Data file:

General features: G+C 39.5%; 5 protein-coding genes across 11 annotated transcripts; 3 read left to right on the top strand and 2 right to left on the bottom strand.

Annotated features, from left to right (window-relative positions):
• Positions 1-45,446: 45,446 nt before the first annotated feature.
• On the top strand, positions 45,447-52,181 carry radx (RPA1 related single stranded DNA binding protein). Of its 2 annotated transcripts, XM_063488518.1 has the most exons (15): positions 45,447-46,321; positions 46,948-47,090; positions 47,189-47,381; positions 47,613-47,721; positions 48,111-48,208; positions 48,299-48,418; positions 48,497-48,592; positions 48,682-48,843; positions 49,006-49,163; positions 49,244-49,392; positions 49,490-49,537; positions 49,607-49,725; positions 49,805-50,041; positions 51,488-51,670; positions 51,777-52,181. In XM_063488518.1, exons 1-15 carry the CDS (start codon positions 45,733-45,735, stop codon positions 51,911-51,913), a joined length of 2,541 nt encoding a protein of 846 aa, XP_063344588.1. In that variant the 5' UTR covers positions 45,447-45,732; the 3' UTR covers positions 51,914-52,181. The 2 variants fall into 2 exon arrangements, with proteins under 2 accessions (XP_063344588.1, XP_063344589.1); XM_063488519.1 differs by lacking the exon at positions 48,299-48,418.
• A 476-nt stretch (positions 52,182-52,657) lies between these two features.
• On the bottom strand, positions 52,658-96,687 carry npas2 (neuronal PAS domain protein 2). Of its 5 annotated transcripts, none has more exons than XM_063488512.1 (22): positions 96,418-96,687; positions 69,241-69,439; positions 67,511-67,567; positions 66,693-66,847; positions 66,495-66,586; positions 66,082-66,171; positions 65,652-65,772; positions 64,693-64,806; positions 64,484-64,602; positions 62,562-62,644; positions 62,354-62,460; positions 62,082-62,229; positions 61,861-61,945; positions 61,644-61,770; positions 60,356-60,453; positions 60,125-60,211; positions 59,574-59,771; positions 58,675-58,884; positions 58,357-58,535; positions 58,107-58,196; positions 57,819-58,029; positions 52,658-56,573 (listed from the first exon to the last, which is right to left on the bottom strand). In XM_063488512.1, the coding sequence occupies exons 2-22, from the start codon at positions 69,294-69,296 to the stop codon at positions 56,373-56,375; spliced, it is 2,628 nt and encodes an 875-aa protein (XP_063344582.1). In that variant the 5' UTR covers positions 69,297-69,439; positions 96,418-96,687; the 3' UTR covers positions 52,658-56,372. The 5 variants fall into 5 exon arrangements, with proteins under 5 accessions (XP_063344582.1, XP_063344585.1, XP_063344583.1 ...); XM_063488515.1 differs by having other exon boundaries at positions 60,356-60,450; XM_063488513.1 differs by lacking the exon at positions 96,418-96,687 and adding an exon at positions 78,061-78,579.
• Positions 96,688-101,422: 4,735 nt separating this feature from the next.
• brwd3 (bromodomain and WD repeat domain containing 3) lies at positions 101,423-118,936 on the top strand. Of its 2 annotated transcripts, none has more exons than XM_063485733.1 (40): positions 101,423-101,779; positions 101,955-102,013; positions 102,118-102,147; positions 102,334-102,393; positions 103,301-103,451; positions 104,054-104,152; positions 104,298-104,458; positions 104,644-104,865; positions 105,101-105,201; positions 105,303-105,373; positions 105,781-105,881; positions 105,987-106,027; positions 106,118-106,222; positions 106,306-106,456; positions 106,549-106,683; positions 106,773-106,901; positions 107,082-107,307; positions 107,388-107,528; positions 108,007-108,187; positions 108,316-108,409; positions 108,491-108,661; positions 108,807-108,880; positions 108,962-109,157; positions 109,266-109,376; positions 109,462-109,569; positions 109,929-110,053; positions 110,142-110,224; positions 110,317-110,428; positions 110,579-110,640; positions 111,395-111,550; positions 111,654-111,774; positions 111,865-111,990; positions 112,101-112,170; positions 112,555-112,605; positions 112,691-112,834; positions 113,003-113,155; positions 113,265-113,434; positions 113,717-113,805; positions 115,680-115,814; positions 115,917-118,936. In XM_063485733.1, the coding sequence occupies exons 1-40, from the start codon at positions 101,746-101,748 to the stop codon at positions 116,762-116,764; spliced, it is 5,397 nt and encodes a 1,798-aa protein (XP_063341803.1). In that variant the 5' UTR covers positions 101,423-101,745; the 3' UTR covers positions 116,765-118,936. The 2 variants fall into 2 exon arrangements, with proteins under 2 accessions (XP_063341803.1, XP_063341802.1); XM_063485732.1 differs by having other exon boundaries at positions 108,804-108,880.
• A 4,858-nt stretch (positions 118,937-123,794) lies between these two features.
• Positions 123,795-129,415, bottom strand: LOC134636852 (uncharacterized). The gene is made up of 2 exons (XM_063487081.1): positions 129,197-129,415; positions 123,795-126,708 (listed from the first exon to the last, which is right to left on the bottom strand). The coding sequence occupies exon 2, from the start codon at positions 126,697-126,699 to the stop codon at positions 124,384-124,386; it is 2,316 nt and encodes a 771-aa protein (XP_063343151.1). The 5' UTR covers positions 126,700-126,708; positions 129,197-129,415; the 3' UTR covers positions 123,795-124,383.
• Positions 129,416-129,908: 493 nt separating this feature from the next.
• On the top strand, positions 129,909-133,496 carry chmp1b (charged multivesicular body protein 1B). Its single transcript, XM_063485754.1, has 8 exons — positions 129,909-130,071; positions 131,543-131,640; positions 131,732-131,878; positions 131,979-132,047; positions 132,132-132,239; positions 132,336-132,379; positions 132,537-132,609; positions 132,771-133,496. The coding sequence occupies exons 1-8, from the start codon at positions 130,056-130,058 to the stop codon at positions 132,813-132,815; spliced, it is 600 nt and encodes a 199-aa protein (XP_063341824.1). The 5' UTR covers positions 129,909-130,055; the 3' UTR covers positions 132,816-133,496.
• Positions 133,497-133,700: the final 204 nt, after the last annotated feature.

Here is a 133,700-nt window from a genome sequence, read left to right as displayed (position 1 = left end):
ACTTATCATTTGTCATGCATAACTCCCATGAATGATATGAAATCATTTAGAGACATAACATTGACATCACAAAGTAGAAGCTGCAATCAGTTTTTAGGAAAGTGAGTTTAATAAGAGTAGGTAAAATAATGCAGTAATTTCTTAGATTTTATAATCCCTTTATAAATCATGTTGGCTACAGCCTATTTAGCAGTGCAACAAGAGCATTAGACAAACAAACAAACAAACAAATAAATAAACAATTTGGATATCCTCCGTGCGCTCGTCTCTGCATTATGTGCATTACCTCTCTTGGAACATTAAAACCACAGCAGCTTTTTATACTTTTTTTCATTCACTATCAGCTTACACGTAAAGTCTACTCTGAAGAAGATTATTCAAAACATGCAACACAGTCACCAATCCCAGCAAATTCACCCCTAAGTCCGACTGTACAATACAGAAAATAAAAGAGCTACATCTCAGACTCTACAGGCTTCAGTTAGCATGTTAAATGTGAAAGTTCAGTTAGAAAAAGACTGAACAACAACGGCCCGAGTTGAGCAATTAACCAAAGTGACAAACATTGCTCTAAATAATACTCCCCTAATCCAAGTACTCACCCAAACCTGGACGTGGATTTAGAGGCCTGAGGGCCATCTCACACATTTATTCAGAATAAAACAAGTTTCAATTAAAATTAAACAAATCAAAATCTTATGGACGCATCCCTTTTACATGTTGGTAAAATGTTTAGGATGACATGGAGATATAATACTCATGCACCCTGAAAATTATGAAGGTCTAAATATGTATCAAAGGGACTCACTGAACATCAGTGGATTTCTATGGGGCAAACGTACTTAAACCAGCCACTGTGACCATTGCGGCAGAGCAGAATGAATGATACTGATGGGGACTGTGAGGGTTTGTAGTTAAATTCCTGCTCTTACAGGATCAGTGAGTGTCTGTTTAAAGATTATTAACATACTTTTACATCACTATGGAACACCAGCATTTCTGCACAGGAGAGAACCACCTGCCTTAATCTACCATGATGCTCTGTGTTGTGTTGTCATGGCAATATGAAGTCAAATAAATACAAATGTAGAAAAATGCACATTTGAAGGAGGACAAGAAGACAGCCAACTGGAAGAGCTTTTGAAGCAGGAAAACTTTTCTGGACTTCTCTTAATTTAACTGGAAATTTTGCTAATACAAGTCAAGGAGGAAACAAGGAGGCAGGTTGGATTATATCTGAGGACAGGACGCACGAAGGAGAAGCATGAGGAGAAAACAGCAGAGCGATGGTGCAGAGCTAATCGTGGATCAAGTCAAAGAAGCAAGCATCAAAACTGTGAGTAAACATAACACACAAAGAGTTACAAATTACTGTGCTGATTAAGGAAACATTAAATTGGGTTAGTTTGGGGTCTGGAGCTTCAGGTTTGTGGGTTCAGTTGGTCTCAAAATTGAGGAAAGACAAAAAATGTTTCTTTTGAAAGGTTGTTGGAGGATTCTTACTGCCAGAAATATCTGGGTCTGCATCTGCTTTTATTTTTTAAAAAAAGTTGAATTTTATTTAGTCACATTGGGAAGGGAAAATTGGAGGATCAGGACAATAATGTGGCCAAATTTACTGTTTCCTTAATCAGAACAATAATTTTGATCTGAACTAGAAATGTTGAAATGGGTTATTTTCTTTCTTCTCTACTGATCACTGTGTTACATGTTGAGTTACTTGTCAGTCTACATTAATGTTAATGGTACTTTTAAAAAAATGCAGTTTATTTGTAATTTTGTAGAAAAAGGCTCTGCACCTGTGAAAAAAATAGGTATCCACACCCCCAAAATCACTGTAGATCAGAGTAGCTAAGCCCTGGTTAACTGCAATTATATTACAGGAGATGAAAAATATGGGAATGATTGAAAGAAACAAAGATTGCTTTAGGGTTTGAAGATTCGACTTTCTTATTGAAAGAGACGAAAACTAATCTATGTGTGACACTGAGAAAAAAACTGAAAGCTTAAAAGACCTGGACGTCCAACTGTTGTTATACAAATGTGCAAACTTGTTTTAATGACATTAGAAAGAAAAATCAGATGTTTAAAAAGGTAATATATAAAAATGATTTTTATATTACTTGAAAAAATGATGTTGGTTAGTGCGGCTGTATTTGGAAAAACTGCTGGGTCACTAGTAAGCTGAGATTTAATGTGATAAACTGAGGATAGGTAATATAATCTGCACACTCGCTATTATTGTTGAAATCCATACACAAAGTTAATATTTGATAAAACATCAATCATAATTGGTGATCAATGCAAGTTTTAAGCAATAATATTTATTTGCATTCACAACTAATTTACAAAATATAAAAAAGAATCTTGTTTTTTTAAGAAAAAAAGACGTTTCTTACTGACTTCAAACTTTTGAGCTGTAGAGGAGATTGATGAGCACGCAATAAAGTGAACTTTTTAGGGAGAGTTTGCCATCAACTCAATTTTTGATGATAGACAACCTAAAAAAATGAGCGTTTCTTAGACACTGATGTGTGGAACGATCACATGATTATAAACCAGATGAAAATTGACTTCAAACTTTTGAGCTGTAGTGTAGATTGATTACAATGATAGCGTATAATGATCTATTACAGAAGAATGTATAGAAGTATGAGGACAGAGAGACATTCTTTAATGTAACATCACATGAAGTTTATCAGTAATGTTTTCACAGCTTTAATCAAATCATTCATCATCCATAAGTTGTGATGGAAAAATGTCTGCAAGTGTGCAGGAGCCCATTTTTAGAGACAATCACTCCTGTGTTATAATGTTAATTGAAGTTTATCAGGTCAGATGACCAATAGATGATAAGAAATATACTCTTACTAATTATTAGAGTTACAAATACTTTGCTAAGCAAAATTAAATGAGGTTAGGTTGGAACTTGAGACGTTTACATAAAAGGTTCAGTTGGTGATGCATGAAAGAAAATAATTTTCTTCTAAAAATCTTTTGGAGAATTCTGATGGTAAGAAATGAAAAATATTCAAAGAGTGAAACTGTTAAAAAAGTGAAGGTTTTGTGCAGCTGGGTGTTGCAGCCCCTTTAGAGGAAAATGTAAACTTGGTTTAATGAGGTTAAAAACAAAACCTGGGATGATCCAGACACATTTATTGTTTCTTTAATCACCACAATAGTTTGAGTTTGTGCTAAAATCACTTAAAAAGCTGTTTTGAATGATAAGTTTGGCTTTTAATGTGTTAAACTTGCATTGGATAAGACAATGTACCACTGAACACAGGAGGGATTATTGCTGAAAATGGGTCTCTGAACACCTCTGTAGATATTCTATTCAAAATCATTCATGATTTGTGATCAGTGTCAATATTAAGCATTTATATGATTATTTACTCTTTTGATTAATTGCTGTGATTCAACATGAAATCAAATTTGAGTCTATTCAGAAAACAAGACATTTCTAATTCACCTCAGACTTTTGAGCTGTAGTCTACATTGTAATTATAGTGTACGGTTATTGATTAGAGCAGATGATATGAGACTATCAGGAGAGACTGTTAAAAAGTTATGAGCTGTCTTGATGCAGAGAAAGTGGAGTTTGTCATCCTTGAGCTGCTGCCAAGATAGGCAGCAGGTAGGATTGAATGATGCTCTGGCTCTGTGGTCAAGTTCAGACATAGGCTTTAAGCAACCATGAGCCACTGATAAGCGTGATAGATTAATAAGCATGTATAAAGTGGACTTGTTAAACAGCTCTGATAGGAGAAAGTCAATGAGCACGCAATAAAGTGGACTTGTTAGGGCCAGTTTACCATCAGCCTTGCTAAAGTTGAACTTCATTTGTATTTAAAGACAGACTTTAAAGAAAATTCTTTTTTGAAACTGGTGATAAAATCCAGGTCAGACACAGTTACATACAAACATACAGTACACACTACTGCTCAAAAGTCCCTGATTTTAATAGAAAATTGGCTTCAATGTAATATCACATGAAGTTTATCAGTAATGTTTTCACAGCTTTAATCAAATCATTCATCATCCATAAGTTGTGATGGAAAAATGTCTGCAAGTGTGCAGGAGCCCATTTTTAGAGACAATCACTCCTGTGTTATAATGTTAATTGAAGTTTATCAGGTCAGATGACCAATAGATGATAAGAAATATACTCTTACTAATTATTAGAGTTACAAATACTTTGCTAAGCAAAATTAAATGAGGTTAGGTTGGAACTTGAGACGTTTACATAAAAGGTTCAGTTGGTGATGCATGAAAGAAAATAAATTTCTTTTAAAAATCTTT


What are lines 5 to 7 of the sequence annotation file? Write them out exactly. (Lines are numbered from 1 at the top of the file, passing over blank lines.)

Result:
• A 476-nt stretch (positions 52,182-52,657) lies between these two features.
• On the bottom strand, positions 52,658-96,687 carry npas2 (neuronal PAS domain protein 2). Of its 5 annotated transcripts, none has more exons than XM_063488512.1 (22): positions 96,418-96,687; positions 69,241-69,439; positions 67,511-67,567; positions 66,693-66,847; positions 66,495-66,586; positions 66,082-66,171; positions 65,652-65,772; positions 64,693-64,806; positions 64,484-64,602; positions 62,562-62,644; positions 62,354-62,460; positions 62,082-62,229; positions 61,861-61,945; positions 61,644-61,770; positions 60,356-60,453; positions 60,125-60,211; positions 59,574-59,771; positions 58,675-58,884; positions 58,357-58,535; positions 58,107-58,196; positions 57,819-58,029; positions 52,658-56,573 (listed from the first exon to the last, which is right to left on the bottom strand). In XM_063488512.1, the coding sequence occupies exons 2-22, from the start codon at positions 69,294-69,296 to the stop codon at positions 56,373-56,375; spliced, it is 2,628 nt and encodes an 875-aa protein (XP_063344582.1). In that variant the 5' UTR covers positions 69,297-69,439; positions 96,418-96,687; the 3' UTR covers positions 52,658-56,372. The 5 variants fall into 5 exon arrangements, with proteins under 5 accessions (XP_063344582.1, XP_063344585.1, XP_063344583.1 ...); XM_063488515.1 differs by having other exon boundaries at positions 60,356-60,450; XM_063488513.1 differs by lacking the exon at positions 96,418-96,687 and adding an exon at positions 78,061-78,579.
• Positions 96,688-101,422: 4,735 nt separating this feature from the next.